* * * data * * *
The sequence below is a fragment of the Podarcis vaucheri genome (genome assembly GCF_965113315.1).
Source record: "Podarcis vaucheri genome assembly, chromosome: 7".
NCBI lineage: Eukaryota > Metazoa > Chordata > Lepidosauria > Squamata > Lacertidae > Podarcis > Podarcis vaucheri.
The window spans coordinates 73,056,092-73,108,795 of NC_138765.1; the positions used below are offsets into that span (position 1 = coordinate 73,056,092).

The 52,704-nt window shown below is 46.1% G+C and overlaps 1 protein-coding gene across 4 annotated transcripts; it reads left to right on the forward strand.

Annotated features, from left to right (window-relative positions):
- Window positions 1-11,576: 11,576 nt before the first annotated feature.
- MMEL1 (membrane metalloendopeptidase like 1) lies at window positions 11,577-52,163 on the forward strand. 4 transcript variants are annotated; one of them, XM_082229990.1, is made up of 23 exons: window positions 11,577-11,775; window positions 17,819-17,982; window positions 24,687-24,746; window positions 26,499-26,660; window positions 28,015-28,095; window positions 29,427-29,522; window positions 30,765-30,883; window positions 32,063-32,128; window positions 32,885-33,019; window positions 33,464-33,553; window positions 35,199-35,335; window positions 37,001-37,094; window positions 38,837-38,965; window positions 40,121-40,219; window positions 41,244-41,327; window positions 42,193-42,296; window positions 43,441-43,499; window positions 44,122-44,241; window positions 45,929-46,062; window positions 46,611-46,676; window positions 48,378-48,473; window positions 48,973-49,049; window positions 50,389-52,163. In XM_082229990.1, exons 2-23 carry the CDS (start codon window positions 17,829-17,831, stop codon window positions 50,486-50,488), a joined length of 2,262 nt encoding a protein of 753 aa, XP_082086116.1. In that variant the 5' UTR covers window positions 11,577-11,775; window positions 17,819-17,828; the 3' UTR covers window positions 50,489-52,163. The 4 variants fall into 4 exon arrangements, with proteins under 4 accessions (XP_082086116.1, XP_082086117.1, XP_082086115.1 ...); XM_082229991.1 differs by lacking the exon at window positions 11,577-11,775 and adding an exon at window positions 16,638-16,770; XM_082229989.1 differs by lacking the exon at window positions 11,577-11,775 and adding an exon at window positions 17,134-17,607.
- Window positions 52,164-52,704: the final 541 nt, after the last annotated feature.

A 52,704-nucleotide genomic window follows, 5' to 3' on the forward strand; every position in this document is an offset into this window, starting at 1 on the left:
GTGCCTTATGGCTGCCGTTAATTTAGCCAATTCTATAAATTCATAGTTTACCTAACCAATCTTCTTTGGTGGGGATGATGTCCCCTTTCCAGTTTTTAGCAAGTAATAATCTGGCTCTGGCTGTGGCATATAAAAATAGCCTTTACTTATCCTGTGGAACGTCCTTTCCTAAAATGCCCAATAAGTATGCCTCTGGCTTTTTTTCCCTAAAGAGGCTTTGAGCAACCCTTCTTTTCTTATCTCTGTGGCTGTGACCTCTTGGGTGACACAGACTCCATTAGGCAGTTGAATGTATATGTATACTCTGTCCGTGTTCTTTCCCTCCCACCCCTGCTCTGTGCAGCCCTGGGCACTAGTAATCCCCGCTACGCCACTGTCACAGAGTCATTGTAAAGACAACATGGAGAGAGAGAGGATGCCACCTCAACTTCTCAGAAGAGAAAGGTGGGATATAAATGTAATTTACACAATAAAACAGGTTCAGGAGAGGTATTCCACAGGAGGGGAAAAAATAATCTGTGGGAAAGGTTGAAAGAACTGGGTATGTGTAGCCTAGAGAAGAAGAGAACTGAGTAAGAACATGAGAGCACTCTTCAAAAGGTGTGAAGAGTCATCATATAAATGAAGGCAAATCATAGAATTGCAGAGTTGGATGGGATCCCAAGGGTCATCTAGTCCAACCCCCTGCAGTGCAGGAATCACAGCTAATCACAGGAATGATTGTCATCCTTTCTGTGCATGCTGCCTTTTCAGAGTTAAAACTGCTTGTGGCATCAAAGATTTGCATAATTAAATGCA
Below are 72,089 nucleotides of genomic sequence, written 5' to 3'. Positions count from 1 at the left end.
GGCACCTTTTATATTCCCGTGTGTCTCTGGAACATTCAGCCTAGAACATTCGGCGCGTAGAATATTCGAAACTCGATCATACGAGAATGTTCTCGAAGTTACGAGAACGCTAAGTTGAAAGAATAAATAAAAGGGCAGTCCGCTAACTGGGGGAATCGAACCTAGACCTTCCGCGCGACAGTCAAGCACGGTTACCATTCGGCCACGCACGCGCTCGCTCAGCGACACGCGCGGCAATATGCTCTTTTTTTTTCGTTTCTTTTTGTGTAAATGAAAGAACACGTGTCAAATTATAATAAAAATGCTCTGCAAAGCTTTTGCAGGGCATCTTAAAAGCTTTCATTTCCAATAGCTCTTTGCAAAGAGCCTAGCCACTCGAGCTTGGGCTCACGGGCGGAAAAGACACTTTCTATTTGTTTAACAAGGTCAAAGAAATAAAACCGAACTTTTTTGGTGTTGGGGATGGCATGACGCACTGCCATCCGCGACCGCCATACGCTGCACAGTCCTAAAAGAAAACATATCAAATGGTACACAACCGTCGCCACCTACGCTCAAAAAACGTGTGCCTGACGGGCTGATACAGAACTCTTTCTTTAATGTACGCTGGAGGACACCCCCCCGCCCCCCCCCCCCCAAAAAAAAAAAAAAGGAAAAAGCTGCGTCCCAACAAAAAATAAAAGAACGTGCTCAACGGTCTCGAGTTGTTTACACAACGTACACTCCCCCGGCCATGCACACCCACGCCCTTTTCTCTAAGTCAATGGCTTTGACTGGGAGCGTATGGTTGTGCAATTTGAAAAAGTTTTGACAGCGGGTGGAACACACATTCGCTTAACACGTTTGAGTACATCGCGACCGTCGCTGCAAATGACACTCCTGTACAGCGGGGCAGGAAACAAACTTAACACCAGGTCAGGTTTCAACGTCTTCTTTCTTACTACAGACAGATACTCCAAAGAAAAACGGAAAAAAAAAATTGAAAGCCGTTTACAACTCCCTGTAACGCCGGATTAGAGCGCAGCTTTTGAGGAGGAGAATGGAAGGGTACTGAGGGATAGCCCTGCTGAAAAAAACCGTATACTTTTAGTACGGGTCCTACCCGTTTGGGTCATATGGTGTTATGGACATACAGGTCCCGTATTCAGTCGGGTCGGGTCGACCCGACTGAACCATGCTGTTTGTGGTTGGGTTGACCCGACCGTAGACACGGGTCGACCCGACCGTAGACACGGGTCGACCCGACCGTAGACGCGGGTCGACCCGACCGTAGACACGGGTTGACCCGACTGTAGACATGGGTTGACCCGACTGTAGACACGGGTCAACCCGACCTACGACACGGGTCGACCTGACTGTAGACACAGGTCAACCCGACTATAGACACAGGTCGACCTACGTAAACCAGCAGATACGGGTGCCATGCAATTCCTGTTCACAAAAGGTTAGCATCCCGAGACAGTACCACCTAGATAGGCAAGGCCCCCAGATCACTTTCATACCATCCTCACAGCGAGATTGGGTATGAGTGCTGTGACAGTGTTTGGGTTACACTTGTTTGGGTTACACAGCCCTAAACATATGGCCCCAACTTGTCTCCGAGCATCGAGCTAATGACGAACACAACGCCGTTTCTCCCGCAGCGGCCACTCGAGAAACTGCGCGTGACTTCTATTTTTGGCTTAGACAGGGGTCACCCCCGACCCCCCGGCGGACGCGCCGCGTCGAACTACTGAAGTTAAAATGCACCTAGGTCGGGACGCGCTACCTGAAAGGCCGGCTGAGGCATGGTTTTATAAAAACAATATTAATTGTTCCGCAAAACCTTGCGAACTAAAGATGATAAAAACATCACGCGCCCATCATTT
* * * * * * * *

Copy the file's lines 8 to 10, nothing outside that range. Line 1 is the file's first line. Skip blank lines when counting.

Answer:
- MMEL1 (membrane metalloendopeptidase like 1) lies at window positions 11,577-52,163 on the forward strand. 4 transcript variants are annotated; one of them, XM_082229990.1, is made up of 23 exons: window positions 11,577-11,775; window positions 17,819-17,982; window positions 24,687-24,746; window positions 26,499-26,660; window positions 28,015-28,095; window positions 29,427-29,522; window positions 30,765-30,883; window positions 32,063-32,128; window positions 32,885-33,019; window positions 33,464-33,553; window positions 35,199-35,335; window positions 37,001-37,094; window positions 38,837-38,965; window positions 40,121-40,219; window positions 41,244-41,327; window positions 42,193-42,296; window positions 43,441-43,499; window positions 44,122-44,241; window positions 45,929-46,062; window positions 46,611-46,676; window positions 48,378-48,473; window positions 48,973-49,049; window positions 50,389-52,163. In XM_082229990.1, exons 2-23 carry the CDS (start codon window positions 17,829-17,831, stop codon window positions 50,486-50,488), a joined length of 2,262 nt encoding a protein of 753 aa, XP_082086116.1. In that variant the 5' UTR covers window positions 11,577-11,775; window positions 17,819-17,828; the 3' UTR covers window positions 50,489-52,163. The 4 variants fall into 4 exon arrangements, with proteins under 4 accessions (XP_082086116.1, XP_082086117.1, XP_082086115.1 ...); XM_082229991.1 differs by lacking the exon at window positions 11,577-11,775 and adding an exon at window positions 16,638-16,770; XM_082229989.1 differs by lacking the exon at window positions 11,577-11,775 and adding an exon at window positions 17,134-17,607.
- Window positions 52,164-52,704: the final 541 nt, after the last annotated feature.

A 52,704-nucleotide genomic window follows, 5' to 3' on the forward strand; every position in this document is an offset into this window, starting at 1 on the left: